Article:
In perceiving climate change, feeling the heat counts

January 24, 2013 by Eric Gershon, Yale University
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(—Human beings around the world are observing and accurately detecting changes in their local climates, according to a new study led by Yale University researchers. The finding provides the first global evidence for the phenomenon and could have meaningful implications for attempts to combat climate change, they said.

"We wanted to see if people have accurately detected the signal of a through their own local experience," said Peter D. Howe, a postdoctoral associate at Yale and lead author of the study. "We found that many have noticed local changes, which may influence public responses to in coming years."

Published in Nature Climate Change, the study is based on Gallup World Poll surveys of about 91,000 individuals in 89 countries on five continents.

They were asked: "Over the past five years, would you say that the average annual temperatures in your local area have gotten warmer, colder, or stayed about the same?" Researchers at Yale, Columbia, and Princeton Universities then matched responses to the survey with data on ' local .

The researchers found that perceptions tended to match reality—people who reported that their local area was getting warmer were indeed experiencing temperatures over the previous 6 to 12 months that were relatively higher, on average, than those experienced by people who reported that their local area was getting colder or had stayed the same.

The study also found that respondents' perceptions were influenced by recent weather. If surveyed during the local warm season, people were 11 to 19 percent more likely to believe that local temperatures were rising over the long term than they were when questioned during a cool period.

Even after controlling for geographic, demographic, and seasonal effects, however, the study found that an increase of 1 degree Celsius above the long-term local average was associated with a 7 to 12 percent increase in the likelihood that people would report that their was getting warmer.

The paper appeared in Nature Climate Change in December. The Gallup World Poll was conducted in 2007 and 2008.

Researchers said they could not definitively show a causal relationship between local climatic conditions experienced by respondents and their perceptions. But they concluded that "the logical direction of the effect of changes in temperature on , and the lack of an alternative variable that would predict both actual and perceived temperature change suggests that changes in temperature are a causal influence on perceptions."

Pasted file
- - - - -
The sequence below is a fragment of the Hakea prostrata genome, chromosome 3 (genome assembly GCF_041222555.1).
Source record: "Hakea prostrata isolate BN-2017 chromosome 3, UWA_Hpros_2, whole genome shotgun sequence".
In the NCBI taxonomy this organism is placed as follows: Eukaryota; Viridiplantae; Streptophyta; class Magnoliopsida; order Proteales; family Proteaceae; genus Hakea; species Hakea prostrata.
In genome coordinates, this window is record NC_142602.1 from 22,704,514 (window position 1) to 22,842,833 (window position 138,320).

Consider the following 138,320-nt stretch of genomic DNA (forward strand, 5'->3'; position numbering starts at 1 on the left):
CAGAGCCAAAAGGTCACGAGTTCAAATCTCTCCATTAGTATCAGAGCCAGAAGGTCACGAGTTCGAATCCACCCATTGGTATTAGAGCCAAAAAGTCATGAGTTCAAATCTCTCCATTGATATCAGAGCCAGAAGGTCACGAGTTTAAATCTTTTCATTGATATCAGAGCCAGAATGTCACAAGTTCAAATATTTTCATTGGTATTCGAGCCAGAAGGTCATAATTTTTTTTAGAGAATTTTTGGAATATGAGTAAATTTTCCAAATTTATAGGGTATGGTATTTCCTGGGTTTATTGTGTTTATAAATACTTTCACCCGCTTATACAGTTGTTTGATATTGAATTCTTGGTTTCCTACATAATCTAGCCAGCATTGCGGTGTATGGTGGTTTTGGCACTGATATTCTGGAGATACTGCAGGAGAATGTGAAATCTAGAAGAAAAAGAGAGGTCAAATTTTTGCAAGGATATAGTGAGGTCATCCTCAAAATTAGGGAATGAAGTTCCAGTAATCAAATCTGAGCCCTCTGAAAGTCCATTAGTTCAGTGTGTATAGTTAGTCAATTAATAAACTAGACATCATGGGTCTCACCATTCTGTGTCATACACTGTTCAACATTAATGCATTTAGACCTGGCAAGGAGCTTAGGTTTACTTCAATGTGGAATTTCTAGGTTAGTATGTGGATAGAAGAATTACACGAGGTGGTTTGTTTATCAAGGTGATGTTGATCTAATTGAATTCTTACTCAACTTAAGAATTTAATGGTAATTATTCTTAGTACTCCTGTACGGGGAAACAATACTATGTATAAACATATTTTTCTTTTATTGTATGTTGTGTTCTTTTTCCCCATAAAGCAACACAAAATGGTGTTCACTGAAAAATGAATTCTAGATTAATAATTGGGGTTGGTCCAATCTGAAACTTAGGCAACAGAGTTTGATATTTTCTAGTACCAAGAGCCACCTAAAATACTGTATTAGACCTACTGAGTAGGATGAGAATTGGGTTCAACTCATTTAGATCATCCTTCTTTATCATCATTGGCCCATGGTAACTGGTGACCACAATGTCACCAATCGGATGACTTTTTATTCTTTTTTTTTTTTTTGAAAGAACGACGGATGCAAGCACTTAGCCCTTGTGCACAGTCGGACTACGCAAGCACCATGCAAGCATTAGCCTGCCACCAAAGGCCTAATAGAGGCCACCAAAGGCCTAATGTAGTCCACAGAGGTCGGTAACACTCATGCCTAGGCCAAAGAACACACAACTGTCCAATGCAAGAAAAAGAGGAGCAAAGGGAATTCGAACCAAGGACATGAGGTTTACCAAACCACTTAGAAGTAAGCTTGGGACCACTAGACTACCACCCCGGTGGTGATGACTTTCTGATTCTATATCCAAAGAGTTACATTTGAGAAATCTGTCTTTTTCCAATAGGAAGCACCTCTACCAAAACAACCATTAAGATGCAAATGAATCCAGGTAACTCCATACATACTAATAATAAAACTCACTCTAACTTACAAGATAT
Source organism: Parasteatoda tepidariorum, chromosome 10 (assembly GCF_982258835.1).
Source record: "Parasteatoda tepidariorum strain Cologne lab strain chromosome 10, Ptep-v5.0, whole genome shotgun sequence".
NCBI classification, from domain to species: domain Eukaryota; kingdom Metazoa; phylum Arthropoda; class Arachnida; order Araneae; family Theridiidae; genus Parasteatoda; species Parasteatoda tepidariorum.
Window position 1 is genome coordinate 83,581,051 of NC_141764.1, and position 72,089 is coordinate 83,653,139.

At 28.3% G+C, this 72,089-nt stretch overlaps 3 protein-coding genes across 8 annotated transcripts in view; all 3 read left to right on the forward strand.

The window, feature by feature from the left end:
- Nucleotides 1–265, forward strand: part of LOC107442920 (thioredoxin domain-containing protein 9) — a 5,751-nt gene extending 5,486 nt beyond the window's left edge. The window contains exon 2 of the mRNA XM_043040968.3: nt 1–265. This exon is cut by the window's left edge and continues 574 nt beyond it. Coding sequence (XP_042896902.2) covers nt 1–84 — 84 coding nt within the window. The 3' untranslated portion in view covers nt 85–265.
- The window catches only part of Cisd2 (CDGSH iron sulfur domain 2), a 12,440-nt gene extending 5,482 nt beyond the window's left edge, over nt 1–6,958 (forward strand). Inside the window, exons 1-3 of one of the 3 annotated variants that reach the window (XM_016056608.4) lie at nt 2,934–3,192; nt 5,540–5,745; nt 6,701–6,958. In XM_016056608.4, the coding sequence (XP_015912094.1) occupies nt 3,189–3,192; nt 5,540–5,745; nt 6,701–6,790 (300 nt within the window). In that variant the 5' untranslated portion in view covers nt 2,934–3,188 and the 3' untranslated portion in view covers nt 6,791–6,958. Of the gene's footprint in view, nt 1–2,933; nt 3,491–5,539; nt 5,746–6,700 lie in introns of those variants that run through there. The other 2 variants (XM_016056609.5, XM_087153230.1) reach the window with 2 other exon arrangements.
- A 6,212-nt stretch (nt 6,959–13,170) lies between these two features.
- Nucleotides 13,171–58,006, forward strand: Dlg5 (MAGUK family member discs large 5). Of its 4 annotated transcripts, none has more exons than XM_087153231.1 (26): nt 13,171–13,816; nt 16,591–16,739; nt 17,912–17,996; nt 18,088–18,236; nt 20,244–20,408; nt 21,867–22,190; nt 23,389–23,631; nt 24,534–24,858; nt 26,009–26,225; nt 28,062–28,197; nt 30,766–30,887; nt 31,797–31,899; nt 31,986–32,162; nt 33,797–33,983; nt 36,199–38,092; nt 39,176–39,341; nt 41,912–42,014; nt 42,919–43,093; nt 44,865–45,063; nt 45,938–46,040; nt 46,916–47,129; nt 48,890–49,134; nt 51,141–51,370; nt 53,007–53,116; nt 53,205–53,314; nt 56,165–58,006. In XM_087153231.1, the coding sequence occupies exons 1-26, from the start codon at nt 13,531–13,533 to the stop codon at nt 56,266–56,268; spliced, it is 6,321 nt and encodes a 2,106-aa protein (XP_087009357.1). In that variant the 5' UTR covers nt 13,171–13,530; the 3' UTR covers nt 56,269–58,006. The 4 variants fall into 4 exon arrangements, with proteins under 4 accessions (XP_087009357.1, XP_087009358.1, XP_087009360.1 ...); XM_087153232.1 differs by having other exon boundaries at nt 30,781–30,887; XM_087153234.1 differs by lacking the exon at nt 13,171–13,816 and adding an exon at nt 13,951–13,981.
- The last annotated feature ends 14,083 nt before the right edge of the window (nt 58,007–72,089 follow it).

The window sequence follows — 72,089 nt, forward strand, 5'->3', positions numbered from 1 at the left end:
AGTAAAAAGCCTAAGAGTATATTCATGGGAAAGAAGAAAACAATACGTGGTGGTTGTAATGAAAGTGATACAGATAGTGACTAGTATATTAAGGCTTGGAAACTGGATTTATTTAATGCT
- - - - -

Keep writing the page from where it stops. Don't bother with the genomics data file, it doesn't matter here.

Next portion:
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1.6 / 5 (8) Jan 24, 2013
How close to the point of no return will science take us before they admit a climate crisis WILL happen, not just might happen. Science must be clear about the worst possible crisis imaginable; a climate crisis. You can't have a little climate crisis.
Science only agrees it is real, not a real crisis as none of the IPCC warnings say it "will" happen, only "might" happen and "could" happen and "probably" happen. Media and politicians only say climate change crisis WILL happen as science has never said it WILL happen, only might happen.
Find me one single IPCC warning without "could be" and "likely" and ………..maybe!
3.3 / 5 (7) Jan 24, 2013
Because in science, the only way you make a definitive claim such as you ask is if there is a 100% probability, in other other possible outcome. The number of variables connected to the climate system make this impossible.
5 / 5 (1) Jan 28, 2013

No, that is the wrong analogy. It's more like; Your house is on fire, but we don't know what the MAX temperature will be!

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